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Northern Territory: Attorney-General considers restricting pornography sales after federal Indigenous intervention laws ban porn in remote communities.

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Friday 14 September 2007

Northern Territory: Attorney-General considers restricting pornography sales after federal Indigenous intervention laws ban porn in remote communities


MARK COLVIN: After years of pressure, the Northern Territory Government's considering tougher regulations on the sale of pornography, to help stop the flood of sexually explicit material to Aboriginal communities. 


The NT has the most lenient porn laws in the country. 


There's not even a licensing system to stop illicit traders from setting up shop. 


The Territory Government made its announcement on the same day as the new Federal Government bans on hardcore pornography in remote communities came into effect. 


But only this week a rogue trader began operating through a Darwin post office box.  


Anne Barker prepared this report. 


RADIO ADVERTISEMENT (voiceover): From the 14th of September, pornographic material will be banned in your area. 


ANNE BARKER: Radio ads began broadcasting this week, to sell the Commonwealth's message that hardcore pornography is now prohibited in remote Northern Territory communities, even though the same material is still legal elsewhere. 


RADIO ADVERTISEMENT (voiceover): The aim of these laws is to protect Aboriginal children from harm by stopping pornography in Northern Territory Indigenous communities.  


ANNE BARKER: It's now an offence to possess, control, supply or transport banned material in prescribed communities, with penalties including two years' jail. 


RADIO ADVERTISEMENT (voiceover): Help stop pornography and make your community safer for the kids. 


Authorised by the Australian Government, Canberra. Spoken by J. Blair. 


ANNE BARKER: But on the same day the ban takes force, it's emerged that an illicit trader has set up shop through a Darwin postal box, selling unclassified and refused-classification pornography. 


Robbie Swan from the Eros Association in Canberra says the fact such suppliers can exist at all makes a mockery of the new bans. 


ROBBIE SWAN: There's a refused classification, which is a legal classification in itself, and it means that there is either some sexual violence in these films or they depict underage actors or, you know, something that's really degrading and demeaning. 


ANNE BARKER: And how likely is it that some of this material would be finding its way into Aboriginal communities?  


ROBBIE SWAN: Well, I mean these people are selling these DVDs under $12 each. Now, I mean if you're trying to buy an x-rated film from the ACT, you're looking at at least $30-$40. You know, if there is a potential for one type of adult film to make it onto Aboriginal communities, it's a cheap one.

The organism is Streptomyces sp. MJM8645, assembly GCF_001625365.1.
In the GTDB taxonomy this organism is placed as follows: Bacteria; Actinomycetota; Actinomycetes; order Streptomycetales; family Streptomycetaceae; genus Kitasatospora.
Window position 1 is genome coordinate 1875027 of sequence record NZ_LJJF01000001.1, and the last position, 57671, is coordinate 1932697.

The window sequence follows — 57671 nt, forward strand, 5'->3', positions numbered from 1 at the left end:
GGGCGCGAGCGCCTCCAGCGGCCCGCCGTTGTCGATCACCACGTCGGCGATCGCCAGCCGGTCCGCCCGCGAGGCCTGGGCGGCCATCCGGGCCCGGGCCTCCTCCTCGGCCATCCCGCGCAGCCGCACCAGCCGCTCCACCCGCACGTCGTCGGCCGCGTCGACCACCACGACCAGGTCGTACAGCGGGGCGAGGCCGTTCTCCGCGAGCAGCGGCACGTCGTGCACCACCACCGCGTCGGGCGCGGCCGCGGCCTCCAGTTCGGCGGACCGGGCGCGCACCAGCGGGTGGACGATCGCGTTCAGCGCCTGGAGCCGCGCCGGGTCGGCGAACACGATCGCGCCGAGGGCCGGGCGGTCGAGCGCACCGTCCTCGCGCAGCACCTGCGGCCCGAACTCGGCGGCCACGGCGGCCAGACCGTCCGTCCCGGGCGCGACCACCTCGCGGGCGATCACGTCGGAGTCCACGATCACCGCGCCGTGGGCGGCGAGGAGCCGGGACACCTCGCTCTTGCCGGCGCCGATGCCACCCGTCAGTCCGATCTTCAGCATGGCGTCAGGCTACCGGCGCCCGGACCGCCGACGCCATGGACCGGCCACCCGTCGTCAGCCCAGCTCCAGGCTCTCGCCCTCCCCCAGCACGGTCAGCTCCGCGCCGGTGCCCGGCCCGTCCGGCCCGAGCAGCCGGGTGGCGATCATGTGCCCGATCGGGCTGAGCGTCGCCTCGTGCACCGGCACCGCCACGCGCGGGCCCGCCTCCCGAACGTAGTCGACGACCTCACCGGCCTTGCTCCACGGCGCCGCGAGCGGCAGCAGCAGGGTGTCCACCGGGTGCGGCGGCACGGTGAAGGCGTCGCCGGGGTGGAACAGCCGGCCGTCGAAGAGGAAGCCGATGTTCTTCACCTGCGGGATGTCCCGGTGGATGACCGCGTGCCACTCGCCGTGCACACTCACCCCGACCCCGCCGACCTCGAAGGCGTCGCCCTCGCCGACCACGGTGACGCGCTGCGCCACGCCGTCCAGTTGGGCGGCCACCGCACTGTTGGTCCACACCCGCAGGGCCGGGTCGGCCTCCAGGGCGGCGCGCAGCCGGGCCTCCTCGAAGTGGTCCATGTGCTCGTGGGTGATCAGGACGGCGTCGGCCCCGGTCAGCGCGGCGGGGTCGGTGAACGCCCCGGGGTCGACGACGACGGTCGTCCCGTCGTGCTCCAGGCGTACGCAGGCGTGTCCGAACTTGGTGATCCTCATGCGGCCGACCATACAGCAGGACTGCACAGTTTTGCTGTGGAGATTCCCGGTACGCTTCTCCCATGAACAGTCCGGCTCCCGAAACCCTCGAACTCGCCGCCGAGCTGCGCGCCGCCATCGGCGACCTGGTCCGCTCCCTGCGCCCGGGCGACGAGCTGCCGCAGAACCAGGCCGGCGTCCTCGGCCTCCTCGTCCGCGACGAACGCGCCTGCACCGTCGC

ANNE BARKER: The Northern Territory has the most lax porn laws in Australia.  


Only the NT and the ACT allow the sale of x-rated porn, which contains consensual sex between adults. 


But Robbie Swan says, unlike in Canberra, the Territory has no licensing scheme to keep rogue traders out of the industry. 


ROBBIE SWAN: What they have to do is to bring in a regulatory scheme, exactly the same as the ACT, or very similar, where people are charged a very good fee each year to sell x-rated films, that they have to be classified and they have to be, you know, properly sold in the right way. And so you're not allowed to sell them in service stations, you're not allowed to sell them in convenience stores, as is happening in the Northern Territory at the moment. 


ANNE BARKER: The Eros Association says it's spent years lobbying the Northern Territory and Federal Governments, as well as Australia Post, to shut down rogue porn sellers in the NT. 


Now the Territory Attorney General, Syd Stirling, has agreed to consider a new licensing scheme. 


SYD STIRLING: People from the Department of Justice will be in Canberra next week looking very closely at their regime. Is it effective as it is claimed to be in the ACT? If it is, perhaps we should be implementing it here. 


ANNE BARKER: Should Australia Post, too, be doing more? 


SYD STIRLING: Um, if we had the licensing in place it would be a much clearer picture, in the sense of they didn't have a license with the Northern Territory, then it would be against the law for Australia Post to allow them to open up in the first place. 


ANNE BARKER: Australia Post says privacy laws prevent its staff from opening suspect mail, and that it can only shut down a postal box on instructions from police. 


But Robbie Swan says even worse than the problem of postal DVDs is the broadcast of even legal pornography on cable television. 


ROBBIE SWAN: We're not banning the R rating on Foxtel because they probably claim that it's not sexually explicit. Like, you know, it means that you don't actually see explicit sex, you only see simulated sex. But, you see, that's the same thing that's in Category One restricted magazines is only simulated acts of sex, so it's the same thing. 


I mean, you know, why they're not tackling Foxtel on this, I don't know. 


ANNE BARKER: And today, the Indigenous Affairs Minister, Mal Brough, promised the Federal Government would also look at ways to restrict pornography on subscription TV in remote communities. 


MAL BROUGH: We are further looking at, as you pointed out, to Sky TV, or whatever term you want to use, but the satellite television type channels, and we have to use both enforcement, this is why policing on the ground is so important, and we have to make people aware that this material is damaging and it needs to be removed. 


MARK COLVIN: The Indigenous Affairs Minister, Mal Brough, ending Anne Barker's report.